Researchers have effectively bypassed the eyes with a brain implant that permits rudimentary sight.
“Allí,” says Bernardeta Gómez in her local Spanish, aiming to a large black line passing across a white sheet of cardboard upheld at arm’s length in front of her. “There.”
It isn’t exactly an impressive accomplishment for a 57-year-old woman—but that Gómez is blind. And she’s been in the same condition for over a decade. When she was 42, toxic optic neuropathy damaged the bundles of nerves that join Gómez’s eyes to her brain, leaving her totally without sight. She’s unable even to detect light.
But after 16 years of gloom, Gómez was provided a six-month window during which she could see a very low-resolution resemblance of the world represented by glowing white-yellow shapes and dots. This was possible thanks to an adjusted pair of glasses, blacked out and installed with a tiny camera. The apparatus is connected to a computer that processes a live video feed, converting it into electronic signals. A cable overhanging from the ceiling links the system to a port implanted in the back of Gómez’s skull that is connected to a 100-electrode implant in the visual cortex in the back of her brain.
Using this, Gómez recognized letters, ceiling lights, basic shapes written on paper, and people. She also played a simple Pac-Man–like computer game channelled directly into her brain. Four days a week for the period of the experiment, Gómez was guided to a lab by her sighted husband and attached into the system.
Gómez’s first moment of vision, at the end of 2018, was the peak of decades of research by Eduardo Fernandez, manager of neuroengineering at the University of Miguel Hernandez, in Elche, Spain. His objective: to give back sight to as many as possible of the 36 million blind people around the world who desire to see again. Fernandez’s attitude is particularly stimulating because it dodges the eye and optical nerves.
Much former research attempted to restore vision by producing an artificial eye or retina. It succeeded, but the huge majority of blind people, like Gómez, have impairment to the nerve system linking the retina to the rear of the brain. An artificial eye won’t resolve their blindness. For this reason, in 2015, the company Second Sight, which took approval to sell an artificial retina in 2011 in Europe—and in the US in 2013—for an uncommon disease called retinitis pigmentosa, transferred two decades of work away from the retina to the cortex. (Second Sight says somewhat more than 350 people are using its Argus II retinal implant.)
Fernandez believes that progress in implant technology, and a more sophisticated understanding of the human visual system, have given him the self-assurance to go straight to the brain. “The info in the nervous system is the same info that’s in an electrical device,” he says
Repairing sight by feeding signals straight to the brain is ambitious. But the fundamental principles have been used in human-electronic implants in conventional medicine for decades. “Presently,” Fernandez explains, “we have many electric devices cooperating with the human body. For the sensory system, we have a cochlear implant. We also have the pacemaker.”
This former device is the hearing version of the prosthesis Fernandez made for Gómez: an external microphone and processing system that conveys a digital signal to an embed in the inner ear. The implant’s electrodes direct pulses of current into adjoining nerves that the brain reads as sound. The cochlear implant, which was first fitted in a patient in 1961, lets more than half a million people worldwide have conversations as a usual part of everyday life.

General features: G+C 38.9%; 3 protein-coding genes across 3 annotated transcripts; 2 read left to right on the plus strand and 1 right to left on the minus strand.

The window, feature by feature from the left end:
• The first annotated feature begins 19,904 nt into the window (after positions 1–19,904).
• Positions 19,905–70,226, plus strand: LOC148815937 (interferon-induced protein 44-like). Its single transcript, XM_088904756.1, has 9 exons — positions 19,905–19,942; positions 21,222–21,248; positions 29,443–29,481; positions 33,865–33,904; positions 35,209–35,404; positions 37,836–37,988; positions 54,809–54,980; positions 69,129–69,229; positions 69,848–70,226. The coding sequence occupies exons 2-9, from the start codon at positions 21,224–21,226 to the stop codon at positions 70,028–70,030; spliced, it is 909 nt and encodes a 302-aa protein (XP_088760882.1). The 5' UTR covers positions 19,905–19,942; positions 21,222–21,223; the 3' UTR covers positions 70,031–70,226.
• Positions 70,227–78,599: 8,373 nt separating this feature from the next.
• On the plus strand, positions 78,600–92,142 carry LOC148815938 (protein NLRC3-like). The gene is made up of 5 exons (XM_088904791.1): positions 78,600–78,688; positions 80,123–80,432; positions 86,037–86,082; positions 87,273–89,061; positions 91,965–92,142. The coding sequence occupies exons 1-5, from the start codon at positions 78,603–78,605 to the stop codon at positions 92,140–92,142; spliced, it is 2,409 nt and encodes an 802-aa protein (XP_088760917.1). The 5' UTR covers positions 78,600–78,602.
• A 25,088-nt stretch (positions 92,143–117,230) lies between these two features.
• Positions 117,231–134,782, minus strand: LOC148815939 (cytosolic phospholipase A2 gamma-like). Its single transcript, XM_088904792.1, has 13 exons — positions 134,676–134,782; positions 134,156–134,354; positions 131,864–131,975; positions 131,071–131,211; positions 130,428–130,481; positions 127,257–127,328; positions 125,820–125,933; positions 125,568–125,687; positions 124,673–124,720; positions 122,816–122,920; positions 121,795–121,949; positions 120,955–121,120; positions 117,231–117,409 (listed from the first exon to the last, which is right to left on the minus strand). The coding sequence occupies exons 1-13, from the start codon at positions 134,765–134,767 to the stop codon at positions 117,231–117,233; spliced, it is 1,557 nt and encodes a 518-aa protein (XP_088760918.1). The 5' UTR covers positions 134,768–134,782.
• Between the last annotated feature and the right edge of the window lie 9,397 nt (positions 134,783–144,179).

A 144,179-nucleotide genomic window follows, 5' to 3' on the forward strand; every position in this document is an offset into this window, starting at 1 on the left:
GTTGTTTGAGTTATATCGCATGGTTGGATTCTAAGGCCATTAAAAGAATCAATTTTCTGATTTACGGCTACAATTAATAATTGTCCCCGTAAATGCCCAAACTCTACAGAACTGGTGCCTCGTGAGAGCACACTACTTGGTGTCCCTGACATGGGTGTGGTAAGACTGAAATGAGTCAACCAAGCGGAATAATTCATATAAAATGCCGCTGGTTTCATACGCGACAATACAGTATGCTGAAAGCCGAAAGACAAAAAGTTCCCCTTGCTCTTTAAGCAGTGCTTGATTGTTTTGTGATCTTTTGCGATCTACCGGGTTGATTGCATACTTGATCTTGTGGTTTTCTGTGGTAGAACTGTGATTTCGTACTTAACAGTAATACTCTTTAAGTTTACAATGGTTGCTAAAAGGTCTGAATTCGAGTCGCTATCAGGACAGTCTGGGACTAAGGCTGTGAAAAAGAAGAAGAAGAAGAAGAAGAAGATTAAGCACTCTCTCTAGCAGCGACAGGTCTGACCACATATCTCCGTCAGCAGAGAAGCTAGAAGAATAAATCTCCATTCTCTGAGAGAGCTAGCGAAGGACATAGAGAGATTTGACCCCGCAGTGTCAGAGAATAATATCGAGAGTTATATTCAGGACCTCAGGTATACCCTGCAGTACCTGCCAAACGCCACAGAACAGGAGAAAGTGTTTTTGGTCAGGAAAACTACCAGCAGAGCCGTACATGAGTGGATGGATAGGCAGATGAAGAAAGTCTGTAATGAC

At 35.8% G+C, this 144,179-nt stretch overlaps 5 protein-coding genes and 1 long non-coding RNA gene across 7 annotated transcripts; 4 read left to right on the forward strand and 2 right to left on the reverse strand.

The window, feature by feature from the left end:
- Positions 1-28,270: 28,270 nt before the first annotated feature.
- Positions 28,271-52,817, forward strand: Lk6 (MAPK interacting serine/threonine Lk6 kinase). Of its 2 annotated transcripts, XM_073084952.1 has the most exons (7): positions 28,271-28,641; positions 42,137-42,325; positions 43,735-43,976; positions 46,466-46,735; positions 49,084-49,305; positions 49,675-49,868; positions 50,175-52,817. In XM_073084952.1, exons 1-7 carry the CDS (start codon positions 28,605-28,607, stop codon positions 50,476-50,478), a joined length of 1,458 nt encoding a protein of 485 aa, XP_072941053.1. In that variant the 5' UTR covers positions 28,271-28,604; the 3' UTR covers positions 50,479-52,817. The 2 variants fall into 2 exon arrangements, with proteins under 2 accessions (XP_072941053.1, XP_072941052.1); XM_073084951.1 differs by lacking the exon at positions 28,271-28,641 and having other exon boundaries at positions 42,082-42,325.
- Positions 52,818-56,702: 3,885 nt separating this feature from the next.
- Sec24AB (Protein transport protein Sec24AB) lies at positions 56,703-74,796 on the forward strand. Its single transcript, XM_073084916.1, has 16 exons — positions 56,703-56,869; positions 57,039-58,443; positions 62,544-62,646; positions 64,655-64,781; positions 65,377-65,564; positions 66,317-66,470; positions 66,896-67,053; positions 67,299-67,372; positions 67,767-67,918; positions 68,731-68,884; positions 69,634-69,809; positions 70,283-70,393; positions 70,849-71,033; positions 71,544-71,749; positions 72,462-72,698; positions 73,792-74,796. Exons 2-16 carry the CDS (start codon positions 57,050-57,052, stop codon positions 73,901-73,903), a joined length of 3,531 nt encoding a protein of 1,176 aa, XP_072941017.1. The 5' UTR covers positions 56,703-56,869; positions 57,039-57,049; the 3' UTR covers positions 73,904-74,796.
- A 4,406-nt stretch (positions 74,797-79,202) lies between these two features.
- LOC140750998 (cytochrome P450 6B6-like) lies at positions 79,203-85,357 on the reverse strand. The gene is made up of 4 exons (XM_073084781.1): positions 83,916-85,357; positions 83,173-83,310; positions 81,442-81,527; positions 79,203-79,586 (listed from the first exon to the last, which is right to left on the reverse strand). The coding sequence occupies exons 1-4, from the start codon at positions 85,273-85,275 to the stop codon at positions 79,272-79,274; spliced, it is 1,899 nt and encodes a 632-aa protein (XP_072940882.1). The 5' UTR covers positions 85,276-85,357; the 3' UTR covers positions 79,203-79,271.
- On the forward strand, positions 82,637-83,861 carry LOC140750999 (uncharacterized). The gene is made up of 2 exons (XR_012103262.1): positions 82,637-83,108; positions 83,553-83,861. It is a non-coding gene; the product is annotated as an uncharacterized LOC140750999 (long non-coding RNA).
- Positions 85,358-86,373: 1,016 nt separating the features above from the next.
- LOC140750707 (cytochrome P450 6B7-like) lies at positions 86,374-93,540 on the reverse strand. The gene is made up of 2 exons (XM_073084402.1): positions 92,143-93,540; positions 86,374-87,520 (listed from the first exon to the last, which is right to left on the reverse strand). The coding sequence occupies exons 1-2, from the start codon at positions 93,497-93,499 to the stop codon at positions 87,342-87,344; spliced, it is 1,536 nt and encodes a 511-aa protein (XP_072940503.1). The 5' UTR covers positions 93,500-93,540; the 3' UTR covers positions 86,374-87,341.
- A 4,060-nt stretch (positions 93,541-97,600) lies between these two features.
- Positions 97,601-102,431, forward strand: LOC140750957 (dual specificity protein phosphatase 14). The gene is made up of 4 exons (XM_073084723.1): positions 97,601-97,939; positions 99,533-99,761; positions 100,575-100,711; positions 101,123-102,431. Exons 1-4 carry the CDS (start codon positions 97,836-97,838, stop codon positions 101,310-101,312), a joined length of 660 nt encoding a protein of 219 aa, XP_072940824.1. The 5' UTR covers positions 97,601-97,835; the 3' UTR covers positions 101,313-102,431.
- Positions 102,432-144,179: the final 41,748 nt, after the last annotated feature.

“Berna was our first patient, but in the next couple of years we will put in implants in other five blind people,” says Fernandez, who names Gómez by her first name. “We had done same experiments in animals, but a monkey or a cat can’t explain what it’s seeing.”
Her testing took courage. It necessitated brain surgery on an otherwise healthy body—always a dangerous procedure—to fit the implant. And then once more to remove it six months later, since the prosthesis isn’t permitted for longer-term use.
Seizures and phosphenes
Gómez’s voice is the voice of a woman about a decade younger than her age. Her words are restrained, her rhythm is perfectly smooth, and her tone is confident, warm and steady.
When I lastly see her in the lab, I observe Gómez knows the design of the space so well she hardly needs help finding the way in the small hallway and its connected rooms. When I walk over to meet her, Gómez’s face is firstly pointing in the wrong direction ’til I say hi. When I stretch out to shake her hand, her husband directs her hand into mine.
Gómez is at here for a brain MRI to check how things look six months after having her implant detached. She’s also here to see a likely second patient who is in town, and in the room in the course of my visit. At one point during this engagement, as Fernandez clarifies how the hardware connects to the skull, Gómez interjects the discussion, leans forward, and puts the prospect’s hand on the back of her head, where a metal vent used to be. Now there’s virtually no mark of the port. The implant surgery was so ordinary, she says, that she came to the lab the very next day to get plugged in and begin the experiments. She’s had no pain or problems since.
Gómez was fortunate. The extensive history of experiments leading to her fruitful implant has an inconsistent past. In 1929, a German neurologist, Otfrid Foerster found that he could produce a white dot in the vision of a patient if he attached an electrode into the visual cortex of the brain during surgery. He labelled the phenomenon a phosphene. Scientists and sci-fi authors have since visualised the prospective for a camera-to-computer-to-brain visual prosthesis. Some researchers even made rudimentary systems.
In the early 2000s, the theoretical became a truth when an unconventional biomedical researcher named William Dobelle fitted such a prosthesis in the head of a trial patient.
In 2002, the writer Steven Kotler remembered with fear watching Dobelle turn on the electricity and a patient fall to the floor squirming in a seizure. The source was too much stimulation with much current—somewhat, it turns out, brains don’t like. Dobelle’s patients also had complications with infections. Yet Dobelle advertised his bulky device as almost ready for day-to-day use, complete with a publicity video of a visionless man driving slowly and unevenly in a closed parking lot. When Dobelle died in 2004, his prosthesis met the same fate.